One should notice that the latter is HCD, which would ultimately result in new product development, increased employment, improved wages, etc…

Hopefully, I helped you see the value of HCD.  If so then I encourage you to share with family, friends, co-workers the value of HCD.  I believe as a society if we collectively promoted HCD then eventually our elected officials would craft legislation that would promote HCD. Not an easy task, but it most be done if we seek to enjoy our current freedoms and more that we may desire.





Tuesday, April 7, 2015

Missing The Mark - we need fewer laws, not more


I believe our Constitution is being attacked and very few are coming to its defense.

The state of Indiana recently passed a law, Senate Bill 101 of the 2015 General Assembly (AKA The Religious Freedom Restoration Act), for the purpose of “prohibit[ing] a governmental entity from substantially burdening a person's exercise of religion.” To pass this law and to achieve its objectives the Indiana legislative body substantially altered the definition of “persons”, which I believe if allowed to stand could severely erode everyone’s freedoms.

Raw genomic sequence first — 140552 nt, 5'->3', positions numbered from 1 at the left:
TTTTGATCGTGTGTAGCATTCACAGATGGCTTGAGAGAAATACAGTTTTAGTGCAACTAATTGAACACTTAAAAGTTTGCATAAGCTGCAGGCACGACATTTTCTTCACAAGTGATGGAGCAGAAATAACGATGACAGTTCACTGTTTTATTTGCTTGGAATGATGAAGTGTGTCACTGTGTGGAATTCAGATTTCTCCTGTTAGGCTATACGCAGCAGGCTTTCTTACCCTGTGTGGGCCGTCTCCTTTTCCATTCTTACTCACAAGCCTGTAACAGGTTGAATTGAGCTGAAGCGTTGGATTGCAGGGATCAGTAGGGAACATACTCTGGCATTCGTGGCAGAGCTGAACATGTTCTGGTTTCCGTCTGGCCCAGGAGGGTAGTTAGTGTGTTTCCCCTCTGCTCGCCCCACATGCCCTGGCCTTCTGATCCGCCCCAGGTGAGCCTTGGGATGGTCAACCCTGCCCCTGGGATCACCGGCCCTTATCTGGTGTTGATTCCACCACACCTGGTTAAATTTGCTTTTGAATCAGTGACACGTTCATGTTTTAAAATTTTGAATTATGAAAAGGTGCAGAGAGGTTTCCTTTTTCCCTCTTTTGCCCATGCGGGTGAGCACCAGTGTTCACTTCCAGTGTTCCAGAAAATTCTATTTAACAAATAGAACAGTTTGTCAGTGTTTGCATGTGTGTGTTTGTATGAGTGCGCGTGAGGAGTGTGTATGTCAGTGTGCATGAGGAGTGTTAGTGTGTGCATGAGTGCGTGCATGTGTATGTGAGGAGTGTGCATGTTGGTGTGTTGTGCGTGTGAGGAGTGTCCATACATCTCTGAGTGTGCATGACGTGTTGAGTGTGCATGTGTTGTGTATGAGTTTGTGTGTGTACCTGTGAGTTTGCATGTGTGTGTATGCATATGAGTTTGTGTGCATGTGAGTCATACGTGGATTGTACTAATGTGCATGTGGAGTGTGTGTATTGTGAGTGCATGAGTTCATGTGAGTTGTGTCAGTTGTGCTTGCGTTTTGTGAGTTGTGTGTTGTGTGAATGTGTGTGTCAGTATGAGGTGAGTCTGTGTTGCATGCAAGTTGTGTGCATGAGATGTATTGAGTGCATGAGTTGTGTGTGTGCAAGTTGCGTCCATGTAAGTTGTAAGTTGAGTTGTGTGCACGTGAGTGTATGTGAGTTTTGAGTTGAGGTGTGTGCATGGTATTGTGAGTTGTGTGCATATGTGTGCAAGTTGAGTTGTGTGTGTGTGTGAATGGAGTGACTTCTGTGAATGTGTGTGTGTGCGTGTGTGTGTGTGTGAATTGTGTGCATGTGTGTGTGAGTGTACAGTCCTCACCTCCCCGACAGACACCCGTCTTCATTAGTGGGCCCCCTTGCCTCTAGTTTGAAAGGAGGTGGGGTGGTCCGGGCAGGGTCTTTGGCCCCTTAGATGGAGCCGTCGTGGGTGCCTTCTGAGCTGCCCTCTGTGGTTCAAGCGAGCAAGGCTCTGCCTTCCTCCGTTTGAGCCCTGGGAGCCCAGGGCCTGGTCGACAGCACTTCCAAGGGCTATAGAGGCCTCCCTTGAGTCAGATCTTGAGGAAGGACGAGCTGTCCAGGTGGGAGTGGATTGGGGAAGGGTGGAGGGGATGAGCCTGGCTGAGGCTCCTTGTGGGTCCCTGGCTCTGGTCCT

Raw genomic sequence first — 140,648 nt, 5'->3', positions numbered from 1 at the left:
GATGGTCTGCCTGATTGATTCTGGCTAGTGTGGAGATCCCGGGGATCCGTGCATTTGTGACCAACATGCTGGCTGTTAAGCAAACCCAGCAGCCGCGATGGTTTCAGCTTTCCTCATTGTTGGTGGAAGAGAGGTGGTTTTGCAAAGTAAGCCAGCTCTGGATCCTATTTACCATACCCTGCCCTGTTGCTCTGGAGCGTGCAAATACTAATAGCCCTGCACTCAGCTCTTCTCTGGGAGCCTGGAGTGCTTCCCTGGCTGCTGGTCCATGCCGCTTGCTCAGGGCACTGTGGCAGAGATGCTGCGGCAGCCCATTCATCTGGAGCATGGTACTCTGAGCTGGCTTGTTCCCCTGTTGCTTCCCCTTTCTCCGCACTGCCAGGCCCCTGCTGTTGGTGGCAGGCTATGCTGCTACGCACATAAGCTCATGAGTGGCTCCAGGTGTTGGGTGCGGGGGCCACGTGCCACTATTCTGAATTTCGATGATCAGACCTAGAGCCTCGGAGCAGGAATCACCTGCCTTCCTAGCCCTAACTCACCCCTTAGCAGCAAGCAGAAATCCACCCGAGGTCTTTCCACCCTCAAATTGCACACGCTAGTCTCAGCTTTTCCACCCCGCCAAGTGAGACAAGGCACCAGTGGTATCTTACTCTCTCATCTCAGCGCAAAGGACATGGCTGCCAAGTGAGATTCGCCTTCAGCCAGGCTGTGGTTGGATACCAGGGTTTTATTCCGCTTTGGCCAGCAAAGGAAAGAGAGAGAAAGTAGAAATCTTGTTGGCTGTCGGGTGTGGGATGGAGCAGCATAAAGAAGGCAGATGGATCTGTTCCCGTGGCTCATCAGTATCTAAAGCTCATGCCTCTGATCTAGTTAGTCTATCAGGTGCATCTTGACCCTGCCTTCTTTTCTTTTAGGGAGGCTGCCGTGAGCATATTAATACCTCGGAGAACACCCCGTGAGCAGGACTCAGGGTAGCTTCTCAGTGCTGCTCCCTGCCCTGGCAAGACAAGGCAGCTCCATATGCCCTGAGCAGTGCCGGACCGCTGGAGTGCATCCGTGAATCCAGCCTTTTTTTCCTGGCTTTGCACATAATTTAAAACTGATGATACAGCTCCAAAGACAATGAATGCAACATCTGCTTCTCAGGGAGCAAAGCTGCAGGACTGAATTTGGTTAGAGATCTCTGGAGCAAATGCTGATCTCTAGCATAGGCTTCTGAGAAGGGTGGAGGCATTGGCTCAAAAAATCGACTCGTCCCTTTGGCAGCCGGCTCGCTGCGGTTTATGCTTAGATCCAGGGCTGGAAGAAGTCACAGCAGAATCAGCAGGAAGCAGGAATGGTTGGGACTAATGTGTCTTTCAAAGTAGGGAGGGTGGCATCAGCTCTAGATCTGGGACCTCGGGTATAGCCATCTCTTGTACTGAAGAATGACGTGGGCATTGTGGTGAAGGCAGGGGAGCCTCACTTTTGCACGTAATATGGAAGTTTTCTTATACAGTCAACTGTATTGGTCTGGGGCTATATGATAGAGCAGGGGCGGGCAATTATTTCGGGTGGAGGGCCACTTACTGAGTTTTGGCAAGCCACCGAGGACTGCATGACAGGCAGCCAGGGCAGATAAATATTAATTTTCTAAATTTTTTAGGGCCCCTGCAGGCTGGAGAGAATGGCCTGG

Sadly, only those in the LGBT community are being defended and understandably so. This community was arguably targeted with the passage of this law. As such, this community of people should be defended, not as a group, but as a part of America, which is why I believe the national discourse misses the mark.  

Indiana’s Religious Freedom Restoration Act (RFRA) states in Section 7 that a “"person" includes … a partnership, a limited liability company, a corporation, a company, a firm, a society, a joint-stock company, an unincorporated association, or another entity.”

Our Constitution mentions “person” 22 times.  I believe our founders intended “person” to mean a human being.  Once we start defining person other than with that simple definition, a human being starts to lose his or her freedoms, which can be very damaging to our country and may lead us “to dissolve the political bands which have connected [us] with another, and to assume among the powers of the earth, the separate and equal station to which the Laws of Nature and of Nature's God entitle [us], a decent respect to the opinions of mankind requires that [we] should declare the causes which impel [us] to the separation.

“[As such] We hold these truths to be self-evident, that all men are created equal, that they are endowed by their Creator with certain unalienable Rights, that among these are Life, Liberty and the pursuit of Happiness. That to secure these rights, Governments are instituted among Men, deriving their just powers from the consent of the governed, --That whenever any Form of Government becomes destructive of these ends, it is the Right of the People to alter or to abolish it, and to institute new Government, laying its foundation on such principles and organizing its powers in such form, as to them shall seem most likely to effect their Safety and Happiness.”

 What we need is not more laws, but fewer and that is the mark for which we should strive.